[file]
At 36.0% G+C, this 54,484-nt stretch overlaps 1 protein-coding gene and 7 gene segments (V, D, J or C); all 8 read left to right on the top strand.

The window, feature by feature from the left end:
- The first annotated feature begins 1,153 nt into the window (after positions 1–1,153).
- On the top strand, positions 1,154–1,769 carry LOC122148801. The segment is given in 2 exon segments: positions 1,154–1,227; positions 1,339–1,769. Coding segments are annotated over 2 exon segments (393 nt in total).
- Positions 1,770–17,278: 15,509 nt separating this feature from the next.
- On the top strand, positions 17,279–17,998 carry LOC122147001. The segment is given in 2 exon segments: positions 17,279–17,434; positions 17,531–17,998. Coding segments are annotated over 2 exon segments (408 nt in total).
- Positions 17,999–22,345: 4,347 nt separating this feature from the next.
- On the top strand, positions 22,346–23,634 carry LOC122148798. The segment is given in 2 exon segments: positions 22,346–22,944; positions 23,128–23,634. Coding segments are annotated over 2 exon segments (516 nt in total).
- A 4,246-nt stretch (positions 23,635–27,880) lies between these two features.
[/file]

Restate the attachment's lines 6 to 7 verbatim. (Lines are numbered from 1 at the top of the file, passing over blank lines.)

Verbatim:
- On the top strand, positions 17,279–17,998 carry LOC122147001. The segment is given in 2 exon segments: positions 17,279–17,434; positions 17,531–17,998. Coding segments are annotated over 2 exon segments (408 nt in total).
- Positions 17,999–22,345: 4,347 nt separating this feature from the next.